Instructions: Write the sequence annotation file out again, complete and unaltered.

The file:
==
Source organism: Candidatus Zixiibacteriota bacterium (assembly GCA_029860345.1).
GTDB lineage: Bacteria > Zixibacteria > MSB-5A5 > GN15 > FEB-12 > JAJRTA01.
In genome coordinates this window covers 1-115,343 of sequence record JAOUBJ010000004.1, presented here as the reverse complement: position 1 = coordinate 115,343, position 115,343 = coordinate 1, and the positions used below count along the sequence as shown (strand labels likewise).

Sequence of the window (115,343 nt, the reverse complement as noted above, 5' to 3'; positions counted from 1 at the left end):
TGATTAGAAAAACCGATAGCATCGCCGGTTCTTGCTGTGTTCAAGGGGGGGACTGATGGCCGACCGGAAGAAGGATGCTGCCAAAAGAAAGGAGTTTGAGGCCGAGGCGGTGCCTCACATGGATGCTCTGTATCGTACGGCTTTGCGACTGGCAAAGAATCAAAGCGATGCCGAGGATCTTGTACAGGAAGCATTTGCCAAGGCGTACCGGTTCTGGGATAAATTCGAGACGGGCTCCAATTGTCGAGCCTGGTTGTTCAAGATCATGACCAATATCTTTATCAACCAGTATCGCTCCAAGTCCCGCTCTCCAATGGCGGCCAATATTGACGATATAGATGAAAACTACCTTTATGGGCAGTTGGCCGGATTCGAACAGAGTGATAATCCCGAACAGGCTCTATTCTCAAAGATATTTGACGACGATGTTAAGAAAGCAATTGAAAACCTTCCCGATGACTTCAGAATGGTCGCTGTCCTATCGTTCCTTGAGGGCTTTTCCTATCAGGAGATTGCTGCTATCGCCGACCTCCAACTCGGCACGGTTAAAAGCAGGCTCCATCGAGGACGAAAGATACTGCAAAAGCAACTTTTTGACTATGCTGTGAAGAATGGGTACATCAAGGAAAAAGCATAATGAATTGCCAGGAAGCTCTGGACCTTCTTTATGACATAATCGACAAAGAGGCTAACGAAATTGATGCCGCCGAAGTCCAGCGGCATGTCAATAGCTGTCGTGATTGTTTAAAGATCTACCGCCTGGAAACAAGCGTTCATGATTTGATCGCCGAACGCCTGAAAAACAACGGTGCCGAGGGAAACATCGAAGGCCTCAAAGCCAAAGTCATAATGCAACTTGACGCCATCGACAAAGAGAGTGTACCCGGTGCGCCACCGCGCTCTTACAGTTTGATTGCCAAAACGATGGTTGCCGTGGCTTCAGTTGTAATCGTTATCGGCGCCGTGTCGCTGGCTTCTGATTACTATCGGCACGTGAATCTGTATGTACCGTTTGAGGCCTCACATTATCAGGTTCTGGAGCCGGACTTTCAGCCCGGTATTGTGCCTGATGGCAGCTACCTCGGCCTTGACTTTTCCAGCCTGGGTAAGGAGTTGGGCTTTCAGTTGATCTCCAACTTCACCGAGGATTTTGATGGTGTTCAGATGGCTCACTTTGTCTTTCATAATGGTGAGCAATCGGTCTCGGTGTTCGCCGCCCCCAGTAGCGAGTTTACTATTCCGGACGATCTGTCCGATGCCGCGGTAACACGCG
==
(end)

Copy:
Source organism: Candidatus Zixiibacteriota bacterium (assembly GCA_029860345.1).
GTDB lineage: Bacteria > Zixibacteria > MSB-5A5 > GN15 > FEB-12 > JAJRTA01.
In genome coordinates this window covers 1-115,343 of sequence record JAOUBJ010000004.1, presented here as the reverse complement: position 1 = coordinate 115,343, position 115,343 = coordinate 1, and the positions used below count along the sequence as shown (strand labels likewise).

Sequence of the window (115,343 nt, the reverse complement as noted above, 5' to 3'; positions counted from 1 at the left end):
TGATTAGAAAAACCGATAGCATCGCCGGTTCTTGCTGTGTTCAAGGGGGGGACTGATGGCCGACCGGAAGAAGGATGCTGCCAAAAGAAAGGAGTTTGAGGCCGAGGCGGTGCCTCACATGGATGCTCTGTATCGTACGGCTTTGCGACTGGCAAAGAATCAAAGCGATGCCGAGGATCTTGTACAGGAAGCATTTGCCAAGGCGTACCGGTTCTGGGATAAATTCGAGACGGGCTCCAATTGTCGAGCCTGGTTGTTCAAGATCATGACCAATATCTTTATCAACCAGTATCGCTCCAAGTCCCGCTCTCCAATGGCGGCCAATATTGACGATATAGATGAAAACTACCTTTATGGGCAGTTGGCCGGATTCGAACAGAGTGATAATCCCGAACAGGCTCTATTCTCAAAGATATTTGACGACGATGTTAAGAAAGCAATTGAAAACCTTCCCGATGACTTCAGAATGGTCGCTGTCCTATCGTTCCTTGAGGGCTTTTCCTATCAGGAGATTGCTGCTATCGCCGACCTCCAACTCGGCACGGTTAAAAGCAGGCTCCATCGAGGACGAAAGATACTGCAAAAGCAACTTTTTGACTATGCTGTGAAGAATGGGTACATCAAGGAAAAAGCATAATGAATTGCCAGGAAGCTCTGGACCTTCTTTATGACATAATCGACAAAGAGGCTAACGAAATTGATGCCGCCGAAGTCCAGCGGCATGTCAATAGCTGTCGTGATTGTTTAAAGATCTACCGCCTGGAAACAAGCGTTCATGATTTGATCGCCGAACGCCTGAAAAACAACGGTGCCGAGGGAAACATCGAAGGCCTCAAAGCCAAAGTCATAATGCAACTTGACGCCATCGACAAAGAGAGTGTACCCGGTGCGCCACCGCGCTCTTACAGTTTGATTGCCAAAACGATGGTTGCCGTGGCTTCAGTTGTAATCGTTATCGGCGCCGTGTCGCTGGCTTCTGATTACTATCGGCACGTGAATCTGTATGTACCGTTTGAGGCCTCACATTATCAGGTTCTGGAGCCGGACTTTCAGCCCGGTATTGTGCCTGATGGCAGCTACCTCGGCCTTGACTTTTCCAGCCTGGGTAAGGAGTTGGGCTTTCAGTTGATCTCCAACTTCACCGAGGATTTTGATGGTGTTCAGATGGCTCACTTTGTCTTTCATAATGGTGAGCAATCGGTCTCGGTGTTCGCCGCCCCCAGTAGCGAGTTTACTATTCCGGACGATCTGTCCGATGCCGCGGTAACACGCG